That's fair use, alright. Some might doubt that an old post office building near the harbour of Amsterdam will also provide a safe harbour for fair use circumvention under the ever stronger enforcement of the European Copyright Directive.

Oh, I wasn't able to see if iPod Media Studio actually ripped away any DRM: it runs on Windows only, no Mac supported.
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iPod Media Studio product page (with trial version)

IPTV & Digital Piracy: Keeping Honest People Honest

A small interview on "digital piracy" and IPTV with Steve Oetegenn, Executive VP Global Sales & Marketing at Verimatrix, which read like a sales pitch. It's about keeping honest people honest, again:
One other problem which is often overlooked is theft of service. It is estimated that around 30% of cable and 50% of satellite programming is actually viewed without being paid for. Our system provides excellent clone detection functionality, which ensures that only paying customers have access to services. The problem with IPTV is to keep honest people honest. We’re going to be challenged by these type of hackers, if they can circumvent the system they will, but you need to provide a deterrent.

Jot: Copyright Does Bolster Evolution

From The New York Times:
Two leading science organizations have denied the Kansas board of education permission to use their copyrighted materials as part of the state’s proposed new science standards because of the standards’ critical approach to evolution.

Friday, October 21, 2005

Trademark's Zeitgeist

Tired of ego-surfing on Google? Try the database of the Benelux Trademarks Office to see who has trademarked your name. I could have guessed...CoCo has been accepted as a (figurative) trademark for a monkey. That's accepted again: left Kellogg's new and right Kellogg's old CoCo. The evolution of a trademark: dead by expiration, and lack of coolness.

VeryCD: Death to All P2P Pay Sites

Danwei has a short piece on the Chinese P2P-site VeryCD, approved by the Ministry of Information Industry and Creative Commons-licensed. What VeryCD lacks in thirst for money, it has all the more for some fresh, capitalisitc blood:
  1. Every person shares three albums in order to establish the world's largest P2P Mp3 music library.
  2. Through the VeryCD website's search, allow all users convenient and quick downloads of Mp3s.
  3. Death to pay download sites.

Germany: P2P Prosecutions Bring Unacceptable Workload

The public prosecutor of the German district Karlsruhe fears getting crushed under the workload of (future) P2P-prosecutions presented to him by the German gaming industry:
"20,000 announcements are said to have been received against game downloaders, which take the work time of five lawyers and three particularly policemen turned off for the sifting. The processing of the document mountains will [take] at least six months to take up. "the treatment of heavier offenses could suffer in the future under this substantial additional expenditure"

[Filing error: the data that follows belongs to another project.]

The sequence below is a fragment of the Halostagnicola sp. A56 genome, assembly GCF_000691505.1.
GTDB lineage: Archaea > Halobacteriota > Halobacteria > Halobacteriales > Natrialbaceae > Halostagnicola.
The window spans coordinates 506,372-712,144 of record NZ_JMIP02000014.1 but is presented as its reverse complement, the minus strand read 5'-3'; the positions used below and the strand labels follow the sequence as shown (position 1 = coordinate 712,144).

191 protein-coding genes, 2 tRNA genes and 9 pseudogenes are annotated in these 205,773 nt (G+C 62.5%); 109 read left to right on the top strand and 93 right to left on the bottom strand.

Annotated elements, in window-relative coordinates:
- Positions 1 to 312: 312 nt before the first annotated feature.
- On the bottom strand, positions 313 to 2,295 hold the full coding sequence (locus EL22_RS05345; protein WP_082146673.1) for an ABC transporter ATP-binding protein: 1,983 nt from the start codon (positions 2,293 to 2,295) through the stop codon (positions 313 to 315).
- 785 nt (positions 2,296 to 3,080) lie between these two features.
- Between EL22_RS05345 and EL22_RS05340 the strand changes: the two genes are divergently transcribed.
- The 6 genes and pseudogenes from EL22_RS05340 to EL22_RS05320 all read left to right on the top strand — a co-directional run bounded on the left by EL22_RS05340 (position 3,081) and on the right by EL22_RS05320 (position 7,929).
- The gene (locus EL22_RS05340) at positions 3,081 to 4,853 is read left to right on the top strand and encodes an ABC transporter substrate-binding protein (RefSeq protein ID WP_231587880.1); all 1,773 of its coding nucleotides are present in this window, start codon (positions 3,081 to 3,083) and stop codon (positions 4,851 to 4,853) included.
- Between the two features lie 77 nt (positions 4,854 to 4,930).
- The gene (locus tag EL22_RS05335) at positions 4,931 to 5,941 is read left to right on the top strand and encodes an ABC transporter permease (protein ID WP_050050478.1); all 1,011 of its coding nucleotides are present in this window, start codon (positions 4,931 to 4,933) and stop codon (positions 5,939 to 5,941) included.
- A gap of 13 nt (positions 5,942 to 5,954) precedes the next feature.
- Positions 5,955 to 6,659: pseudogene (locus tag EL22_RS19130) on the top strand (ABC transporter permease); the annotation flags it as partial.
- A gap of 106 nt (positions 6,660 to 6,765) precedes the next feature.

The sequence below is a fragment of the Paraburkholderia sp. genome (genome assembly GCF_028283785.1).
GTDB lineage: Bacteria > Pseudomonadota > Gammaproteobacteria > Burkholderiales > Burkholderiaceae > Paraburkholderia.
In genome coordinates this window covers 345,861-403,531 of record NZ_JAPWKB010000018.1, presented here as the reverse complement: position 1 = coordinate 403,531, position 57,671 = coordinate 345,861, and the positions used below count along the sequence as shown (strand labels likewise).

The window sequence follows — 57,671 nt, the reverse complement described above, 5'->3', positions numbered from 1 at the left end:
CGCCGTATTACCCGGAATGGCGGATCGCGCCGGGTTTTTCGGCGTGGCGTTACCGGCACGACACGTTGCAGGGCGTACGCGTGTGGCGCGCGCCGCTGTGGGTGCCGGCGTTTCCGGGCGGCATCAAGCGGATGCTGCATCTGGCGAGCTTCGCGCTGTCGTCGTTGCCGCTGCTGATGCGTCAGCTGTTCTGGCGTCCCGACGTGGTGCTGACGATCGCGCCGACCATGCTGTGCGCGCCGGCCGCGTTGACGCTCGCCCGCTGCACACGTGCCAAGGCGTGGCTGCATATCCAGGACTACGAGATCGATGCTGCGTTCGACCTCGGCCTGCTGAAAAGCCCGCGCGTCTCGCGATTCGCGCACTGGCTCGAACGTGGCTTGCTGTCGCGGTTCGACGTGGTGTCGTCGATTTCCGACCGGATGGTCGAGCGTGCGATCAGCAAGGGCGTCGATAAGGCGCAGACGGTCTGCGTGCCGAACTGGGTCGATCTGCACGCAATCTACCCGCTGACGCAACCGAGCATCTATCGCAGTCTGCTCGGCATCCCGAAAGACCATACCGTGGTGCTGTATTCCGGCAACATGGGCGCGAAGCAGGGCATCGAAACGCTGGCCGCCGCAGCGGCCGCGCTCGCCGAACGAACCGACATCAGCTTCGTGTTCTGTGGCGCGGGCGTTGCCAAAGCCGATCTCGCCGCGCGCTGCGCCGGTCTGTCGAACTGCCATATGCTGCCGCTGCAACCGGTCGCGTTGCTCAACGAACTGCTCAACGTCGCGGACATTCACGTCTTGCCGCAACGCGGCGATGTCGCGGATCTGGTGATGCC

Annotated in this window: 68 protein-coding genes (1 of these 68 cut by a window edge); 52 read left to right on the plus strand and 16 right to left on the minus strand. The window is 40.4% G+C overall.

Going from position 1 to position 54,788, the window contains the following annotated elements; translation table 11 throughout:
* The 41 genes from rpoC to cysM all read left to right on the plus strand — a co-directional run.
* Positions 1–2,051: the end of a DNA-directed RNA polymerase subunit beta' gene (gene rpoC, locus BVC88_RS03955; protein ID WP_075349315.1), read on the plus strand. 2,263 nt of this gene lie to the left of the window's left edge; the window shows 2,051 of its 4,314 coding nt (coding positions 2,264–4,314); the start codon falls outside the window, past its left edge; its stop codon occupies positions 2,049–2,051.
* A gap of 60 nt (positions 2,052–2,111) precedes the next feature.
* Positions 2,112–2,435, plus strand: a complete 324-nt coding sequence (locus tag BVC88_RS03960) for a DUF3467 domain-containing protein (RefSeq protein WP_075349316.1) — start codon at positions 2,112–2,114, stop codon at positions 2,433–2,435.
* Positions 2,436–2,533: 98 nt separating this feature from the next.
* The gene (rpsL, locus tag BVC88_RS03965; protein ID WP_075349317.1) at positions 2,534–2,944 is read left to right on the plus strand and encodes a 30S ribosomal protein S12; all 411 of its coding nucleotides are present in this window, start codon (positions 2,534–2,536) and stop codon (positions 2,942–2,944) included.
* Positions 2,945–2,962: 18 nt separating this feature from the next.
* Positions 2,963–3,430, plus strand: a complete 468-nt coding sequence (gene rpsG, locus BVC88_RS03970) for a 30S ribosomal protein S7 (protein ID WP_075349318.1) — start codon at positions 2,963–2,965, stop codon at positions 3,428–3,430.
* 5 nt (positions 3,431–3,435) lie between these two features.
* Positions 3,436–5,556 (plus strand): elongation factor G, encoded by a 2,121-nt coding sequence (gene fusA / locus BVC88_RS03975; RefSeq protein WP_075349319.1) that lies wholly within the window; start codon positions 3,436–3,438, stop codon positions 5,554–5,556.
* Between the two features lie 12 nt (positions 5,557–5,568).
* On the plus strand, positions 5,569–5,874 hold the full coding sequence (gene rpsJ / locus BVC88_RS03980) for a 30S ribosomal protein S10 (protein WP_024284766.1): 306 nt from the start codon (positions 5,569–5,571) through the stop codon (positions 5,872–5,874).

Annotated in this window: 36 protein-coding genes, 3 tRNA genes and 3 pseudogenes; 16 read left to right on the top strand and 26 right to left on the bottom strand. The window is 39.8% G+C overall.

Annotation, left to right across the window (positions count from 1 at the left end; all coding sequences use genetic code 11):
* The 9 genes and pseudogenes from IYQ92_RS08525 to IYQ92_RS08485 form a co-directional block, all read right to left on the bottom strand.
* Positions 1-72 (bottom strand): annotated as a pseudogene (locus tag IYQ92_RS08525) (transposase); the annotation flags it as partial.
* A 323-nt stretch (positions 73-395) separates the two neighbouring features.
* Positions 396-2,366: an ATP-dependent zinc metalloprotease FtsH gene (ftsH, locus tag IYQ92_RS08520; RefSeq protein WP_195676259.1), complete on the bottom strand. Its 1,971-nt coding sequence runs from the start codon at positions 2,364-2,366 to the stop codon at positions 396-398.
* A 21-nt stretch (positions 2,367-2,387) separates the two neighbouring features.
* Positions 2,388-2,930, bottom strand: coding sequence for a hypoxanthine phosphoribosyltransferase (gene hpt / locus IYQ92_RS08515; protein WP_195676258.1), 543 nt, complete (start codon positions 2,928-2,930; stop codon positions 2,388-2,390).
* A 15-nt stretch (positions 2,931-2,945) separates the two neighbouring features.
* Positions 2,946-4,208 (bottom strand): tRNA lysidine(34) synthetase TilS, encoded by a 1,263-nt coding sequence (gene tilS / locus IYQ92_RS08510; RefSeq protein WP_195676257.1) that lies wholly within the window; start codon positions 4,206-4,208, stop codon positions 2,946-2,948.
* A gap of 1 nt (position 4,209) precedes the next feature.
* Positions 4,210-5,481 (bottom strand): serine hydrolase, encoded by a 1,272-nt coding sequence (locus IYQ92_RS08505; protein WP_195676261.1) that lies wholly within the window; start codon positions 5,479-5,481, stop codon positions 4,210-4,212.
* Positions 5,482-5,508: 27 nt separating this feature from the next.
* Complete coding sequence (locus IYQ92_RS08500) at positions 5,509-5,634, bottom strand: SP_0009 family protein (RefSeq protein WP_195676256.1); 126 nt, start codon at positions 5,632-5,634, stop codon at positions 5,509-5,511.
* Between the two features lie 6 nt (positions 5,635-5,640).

The German gaming industry is using the Swiss firm Logistep, which says to registrate "which contents during which period and with which IP address" users downloaded. At least in the Netherlands this kind of outsourcing of P2P-police work to a non-EU third-party has been deemed unacceptable.

The public office in Germany thinks the P2P-prosecution of minor uploaders would put an unacceptable pressure on its resources and is said to only proceed with criminal prosecutions against users that have been previously convicted and have sold songs on a large scale. That would be in line with the so-called Bagatellklausel from the reviewed German copyright law, which exempts the exchange of a small number of songs that are exclusively for private use from prosecution. If one still wonders wether the Bagatellklausel was born out of practical considerations or legal charity, the prosecutor's practice seems to have given the answer.
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Thru Institut for Urheber- und Medienrecht [German]

Microsoft's Anonymous Lawyers

Don't trust anonymous sources when it comes to anti-trust: Microsoft tried it again and by contract "told manufacturers of iPod-like portable audio devices that they were not allowed to distribute rivals' music player software, but then pulled back after one company protested." There's a lot of outside amazement and little mea culpa about this good old Microsoft muscle flexing, except from some anonymous lawyer:
The disputed contracts were drafts sent to manufacturers before Microsoft's lawyers reviewed them, said one lawyer familiar with details of the incident. This lawyer spoke on condition of anonymity because this person was not authorized to make public statements about the antitrust case.
Since when does Microsoft sent out drafts without legal review? This sounds like either a major glitch or authorized PR. I bet it's a twosome: anonymity and authorization.

The more interesting question is in how Microsoft seems to try to get at its rival by playing the trust card on software, where its the hardware (iPod) that's the killer. Any anonymous sources on this one?